Pope Francis on Wednesday denounced killing in God's name as "satanic" as he held a mass to honour Jacques Hamel, the French priest whose throat was slit by jihadists in July.
"Killing in God's name is satanic," he said in his address which was attended by around 80 pilgrims from the northern French diocese of Rouen where the attack took place.
"He was a martyr," he said of Hamel, describing him as a "good, gentle man" who had been killed "like a criminal.
"How good it would be if all religious confessions declared that killing in the name of God was satanic."
The elderly priest was killed on July 26 while presiding over an early morning mass for a handful of parishioners in Saint-Etienne-du-Rouvray.
The pope's early service on Wednesday was held in the chapel at St Martha's, the boarding house where Francis stays and where a photo of the late priest was set upon the altar.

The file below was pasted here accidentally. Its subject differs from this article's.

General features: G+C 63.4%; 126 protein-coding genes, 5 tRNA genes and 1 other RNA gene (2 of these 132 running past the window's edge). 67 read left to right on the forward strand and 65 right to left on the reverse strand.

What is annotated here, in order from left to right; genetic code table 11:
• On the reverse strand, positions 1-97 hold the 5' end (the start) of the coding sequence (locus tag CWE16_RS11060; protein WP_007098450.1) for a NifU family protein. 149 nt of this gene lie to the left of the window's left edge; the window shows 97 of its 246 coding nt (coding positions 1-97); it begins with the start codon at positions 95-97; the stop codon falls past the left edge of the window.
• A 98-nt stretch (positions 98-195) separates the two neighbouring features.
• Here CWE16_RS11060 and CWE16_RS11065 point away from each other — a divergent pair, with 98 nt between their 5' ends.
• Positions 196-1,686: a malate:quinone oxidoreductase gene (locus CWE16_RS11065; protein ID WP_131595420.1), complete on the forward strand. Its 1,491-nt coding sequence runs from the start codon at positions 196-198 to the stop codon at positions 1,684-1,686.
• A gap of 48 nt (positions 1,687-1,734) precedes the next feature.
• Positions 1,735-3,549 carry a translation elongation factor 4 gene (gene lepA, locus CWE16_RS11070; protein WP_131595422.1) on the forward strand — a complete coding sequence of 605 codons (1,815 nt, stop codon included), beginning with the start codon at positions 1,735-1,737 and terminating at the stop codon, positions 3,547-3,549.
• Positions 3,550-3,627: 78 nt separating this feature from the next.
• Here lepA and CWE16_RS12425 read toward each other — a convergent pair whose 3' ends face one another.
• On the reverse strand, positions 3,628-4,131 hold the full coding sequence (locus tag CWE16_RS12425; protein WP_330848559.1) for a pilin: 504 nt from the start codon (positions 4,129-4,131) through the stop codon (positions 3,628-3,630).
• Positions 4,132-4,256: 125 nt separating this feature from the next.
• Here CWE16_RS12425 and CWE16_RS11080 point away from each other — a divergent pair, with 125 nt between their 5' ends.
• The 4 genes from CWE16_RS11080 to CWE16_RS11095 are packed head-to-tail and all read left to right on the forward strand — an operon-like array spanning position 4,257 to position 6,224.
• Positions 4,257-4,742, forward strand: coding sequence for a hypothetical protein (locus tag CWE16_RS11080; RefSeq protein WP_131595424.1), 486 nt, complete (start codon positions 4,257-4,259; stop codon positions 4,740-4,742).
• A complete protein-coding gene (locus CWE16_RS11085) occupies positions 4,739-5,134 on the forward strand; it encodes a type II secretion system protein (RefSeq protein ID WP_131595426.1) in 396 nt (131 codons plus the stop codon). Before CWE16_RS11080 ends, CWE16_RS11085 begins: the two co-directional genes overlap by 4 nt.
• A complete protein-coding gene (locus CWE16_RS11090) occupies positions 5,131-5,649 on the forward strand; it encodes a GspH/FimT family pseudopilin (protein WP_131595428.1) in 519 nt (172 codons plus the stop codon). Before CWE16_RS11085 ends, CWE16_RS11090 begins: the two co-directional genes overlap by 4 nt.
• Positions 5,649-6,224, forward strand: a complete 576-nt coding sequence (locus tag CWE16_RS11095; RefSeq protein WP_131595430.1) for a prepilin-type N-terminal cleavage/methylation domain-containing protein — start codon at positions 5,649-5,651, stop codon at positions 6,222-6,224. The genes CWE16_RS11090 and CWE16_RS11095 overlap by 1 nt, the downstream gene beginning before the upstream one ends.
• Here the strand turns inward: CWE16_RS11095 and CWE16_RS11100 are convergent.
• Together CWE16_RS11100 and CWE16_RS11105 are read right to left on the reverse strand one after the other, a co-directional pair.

"Today the Church has more Christian martyrs than in the first centuries," he said in his sermon which was delivered in Italian but translated into French for the visitors.
Christians were currently suffering persecution through being "imprisoned, tortured and killed because they refuse to deny Jesus," he said.
"This cruelty which demands apostasy is, let us say it, satanic," he said. Apostasy is the renunciation of one's religious beliefs.
Earlier this month, Francis met with French President François Hollande over the attack, and on September 24, he will meet relatives of the 86 people killed in a jihadist truck attack in the Riviera resort of Nice on July 14.